There is a revealing phrase in the speech delivered by Turkish President Recep Tayyip Erdogan on Saturday, near the Black Sea.
“Shame on you,” he said, addressing the US government. “You prefer a pastor to a strategic Nato ally.”
Emboldened by the huge powers he has accrued, and with ever increasing contempt for democratic institutions, the Turkish president believes that he can use a foreign national as a negotiating weapon to exert pressure, and can blackmail in order to exact concessions.
He did the same with the two captured Greek army officers, hoping to exchange them for eight Turkish military officers who were granted asylum in Greece.
He also did it with the American Pastor Brunson, using him to ensure the extradition of his erstwhile friend and current arch-enemy Fethulla Gulen, to close the affair of Turkey’s Halkbank, which was convicted of violating sanctions on Iran, and to shift Washington’s stance on the Kurds.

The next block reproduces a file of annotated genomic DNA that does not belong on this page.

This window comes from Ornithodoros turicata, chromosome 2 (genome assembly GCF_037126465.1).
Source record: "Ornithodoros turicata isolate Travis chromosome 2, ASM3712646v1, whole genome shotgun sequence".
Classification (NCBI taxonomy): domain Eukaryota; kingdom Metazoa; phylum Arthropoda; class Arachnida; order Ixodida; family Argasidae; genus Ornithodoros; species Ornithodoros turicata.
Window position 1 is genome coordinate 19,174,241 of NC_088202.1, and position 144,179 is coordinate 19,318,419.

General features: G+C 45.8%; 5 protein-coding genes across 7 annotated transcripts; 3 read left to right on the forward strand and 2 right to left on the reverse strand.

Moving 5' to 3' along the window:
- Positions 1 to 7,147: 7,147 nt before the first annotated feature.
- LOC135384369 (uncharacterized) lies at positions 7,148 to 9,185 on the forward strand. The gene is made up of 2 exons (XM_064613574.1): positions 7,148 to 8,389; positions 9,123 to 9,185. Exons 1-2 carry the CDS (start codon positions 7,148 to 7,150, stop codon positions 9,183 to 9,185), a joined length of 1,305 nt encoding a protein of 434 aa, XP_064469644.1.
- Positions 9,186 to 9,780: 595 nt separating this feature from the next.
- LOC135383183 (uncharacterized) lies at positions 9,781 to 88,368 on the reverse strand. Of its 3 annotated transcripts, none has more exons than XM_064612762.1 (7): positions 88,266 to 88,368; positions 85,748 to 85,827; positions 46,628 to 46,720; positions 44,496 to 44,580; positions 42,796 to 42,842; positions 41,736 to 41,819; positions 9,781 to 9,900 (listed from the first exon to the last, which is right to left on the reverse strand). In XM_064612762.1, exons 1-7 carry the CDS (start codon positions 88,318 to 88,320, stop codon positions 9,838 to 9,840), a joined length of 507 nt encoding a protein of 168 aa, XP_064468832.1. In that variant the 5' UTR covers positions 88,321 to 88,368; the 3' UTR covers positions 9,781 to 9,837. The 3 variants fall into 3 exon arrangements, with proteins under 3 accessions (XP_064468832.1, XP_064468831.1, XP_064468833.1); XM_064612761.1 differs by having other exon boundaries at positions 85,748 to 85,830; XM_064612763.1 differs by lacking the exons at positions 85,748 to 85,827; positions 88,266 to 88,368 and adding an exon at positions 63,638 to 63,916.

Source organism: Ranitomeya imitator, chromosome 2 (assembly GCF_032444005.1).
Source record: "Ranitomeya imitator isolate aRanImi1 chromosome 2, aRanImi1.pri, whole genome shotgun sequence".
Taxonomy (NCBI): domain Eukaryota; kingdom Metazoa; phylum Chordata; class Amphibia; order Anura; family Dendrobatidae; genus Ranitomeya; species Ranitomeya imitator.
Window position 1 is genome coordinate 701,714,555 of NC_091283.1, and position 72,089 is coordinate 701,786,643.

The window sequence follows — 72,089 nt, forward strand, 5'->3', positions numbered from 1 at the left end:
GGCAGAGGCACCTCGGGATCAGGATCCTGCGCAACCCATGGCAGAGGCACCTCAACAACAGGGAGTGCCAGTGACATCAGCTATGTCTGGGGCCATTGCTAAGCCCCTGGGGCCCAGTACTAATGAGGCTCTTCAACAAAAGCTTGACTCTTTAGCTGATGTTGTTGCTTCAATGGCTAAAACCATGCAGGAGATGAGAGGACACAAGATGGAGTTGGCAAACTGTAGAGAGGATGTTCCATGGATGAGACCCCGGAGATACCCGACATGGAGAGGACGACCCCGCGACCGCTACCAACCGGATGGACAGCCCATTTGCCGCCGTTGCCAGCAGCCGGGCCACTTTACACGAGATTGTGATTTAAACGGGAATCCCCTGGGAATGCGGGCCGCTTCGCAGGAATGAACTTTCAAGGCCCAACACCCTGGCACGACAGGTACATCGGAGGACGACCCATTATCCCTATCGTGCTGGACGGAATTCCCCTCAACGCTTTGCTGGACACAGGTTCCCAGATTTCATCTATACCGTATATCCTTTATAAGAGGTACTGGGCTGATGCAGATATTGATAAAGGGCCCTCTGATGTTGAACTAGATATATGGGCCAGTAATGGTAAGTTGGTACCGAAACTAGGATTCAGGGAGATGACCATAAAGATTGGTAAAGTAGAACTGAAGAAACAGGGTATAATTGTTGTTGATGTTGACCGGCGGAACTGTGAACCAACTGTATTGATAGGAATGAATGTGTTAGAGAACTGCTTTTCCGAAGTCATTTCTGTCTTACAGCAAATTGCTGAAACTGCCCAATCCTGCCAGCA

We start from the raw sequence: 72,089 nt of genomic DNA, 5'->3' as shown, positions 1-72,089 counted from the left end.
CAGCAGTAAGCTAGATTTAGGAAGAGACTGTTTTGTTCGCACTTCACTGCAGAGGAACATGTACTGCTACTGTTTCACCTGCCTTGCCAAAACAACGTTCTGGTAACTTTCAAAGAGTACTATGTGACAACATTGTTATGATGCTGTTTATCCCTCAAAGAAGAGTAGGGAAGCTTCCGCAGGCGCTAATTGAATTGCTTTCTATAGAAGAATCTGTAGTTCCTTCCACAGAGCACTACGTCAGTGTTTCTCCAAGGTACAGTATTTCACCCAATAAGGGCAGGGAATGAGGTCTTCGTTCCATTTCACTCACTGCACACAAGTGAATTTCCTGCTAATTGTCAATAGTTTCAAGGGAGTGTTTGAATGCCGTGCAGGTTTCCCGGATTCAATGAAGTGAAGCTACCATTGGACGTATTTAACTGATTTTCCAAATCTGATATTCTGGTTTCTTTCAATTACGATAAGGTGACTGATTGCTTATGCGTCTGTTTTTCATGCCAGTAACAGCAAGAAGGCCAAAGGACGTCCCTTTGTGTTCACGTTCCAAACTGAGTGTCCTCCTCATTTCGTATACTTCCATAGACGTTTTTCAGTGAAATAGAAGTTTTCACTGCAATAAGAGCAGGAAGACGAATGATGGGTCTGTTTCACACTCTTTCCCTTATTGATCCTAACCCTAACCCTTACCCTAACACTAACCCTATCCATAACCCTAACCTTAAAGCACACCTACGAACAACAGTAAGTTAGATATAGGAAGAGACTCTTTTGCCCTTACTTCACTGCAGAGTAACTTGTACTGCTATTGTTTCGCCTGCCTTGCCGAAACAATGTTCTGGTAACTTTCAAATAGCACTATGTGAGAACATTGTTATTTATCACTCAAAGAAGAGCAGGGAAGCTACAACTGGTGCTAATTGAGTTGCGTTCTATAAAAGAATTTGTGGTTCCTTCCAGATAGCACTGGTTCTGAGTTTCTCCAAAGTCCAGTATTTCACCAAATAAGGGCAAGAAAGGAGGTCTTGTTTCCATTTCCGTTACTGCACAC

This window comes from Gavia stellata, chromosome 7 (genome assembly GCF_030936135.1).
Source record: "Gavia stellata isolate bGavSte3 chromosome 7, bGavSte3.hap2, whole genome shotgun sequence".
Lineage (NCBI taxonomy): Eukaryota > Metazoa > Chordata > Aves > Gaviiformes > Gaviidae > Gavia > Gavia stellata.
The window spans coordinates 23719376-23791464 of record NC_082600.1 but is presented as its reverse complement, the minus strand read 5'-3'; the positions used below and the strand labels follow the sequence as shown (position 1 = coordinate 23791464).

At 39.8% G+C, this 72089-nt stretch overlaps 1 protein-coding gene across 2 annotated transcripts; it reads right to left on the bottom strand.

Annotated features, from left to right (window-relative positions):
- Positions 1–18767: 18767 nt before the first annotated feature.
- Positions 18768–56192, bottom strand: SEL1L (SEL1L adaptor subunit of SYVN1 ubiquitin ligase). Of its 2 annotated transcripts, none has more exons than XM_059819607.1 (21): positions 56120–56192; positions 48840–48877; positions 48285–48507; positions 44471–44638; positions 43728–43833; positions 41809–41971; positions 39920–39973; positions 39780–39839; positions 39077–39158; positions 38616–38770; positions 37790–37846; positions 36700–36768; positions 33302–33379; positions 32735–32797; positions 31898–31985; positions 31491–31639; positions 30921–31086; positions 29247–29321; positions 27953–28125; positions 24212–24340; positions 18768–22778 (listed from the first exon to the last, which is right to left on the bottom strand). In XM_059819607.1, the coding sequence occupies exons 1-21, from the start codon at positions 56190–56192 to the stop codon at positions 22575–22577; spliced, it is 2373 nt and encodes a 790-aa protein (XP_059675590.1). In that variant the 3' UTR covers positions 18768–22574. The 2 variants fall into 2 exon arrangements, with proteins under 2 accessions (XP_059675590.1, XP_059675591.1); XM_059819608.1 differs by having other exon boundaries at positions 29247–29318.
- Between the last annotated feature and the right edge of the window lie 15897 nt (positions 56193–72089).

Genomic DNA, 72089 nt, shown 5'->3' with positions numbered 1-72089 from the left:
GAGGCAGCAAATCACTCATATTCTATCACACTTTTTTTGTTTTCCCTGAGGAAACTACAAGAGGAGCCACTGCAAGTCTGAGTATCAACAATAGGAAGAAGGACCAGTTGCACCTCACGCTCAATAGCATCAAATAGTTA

No civilised country can succumb to such blackmail. Erdogan’s inability to understand that is leading his country to political isolation and economic catastrophe.
The shift towards Russia cannot easily allay the concerns of Turkish citizens, who fear for their bank deposits.
God, as a counterbalance to the dollar, is directed only to the backward masses of the Turkish hinterland.
At this critical hour, with instability in Turkey becoming explosive, what is required of the Greek government is calm and prudence.
The counterbalance to authoritarianism and theocracy is democracy.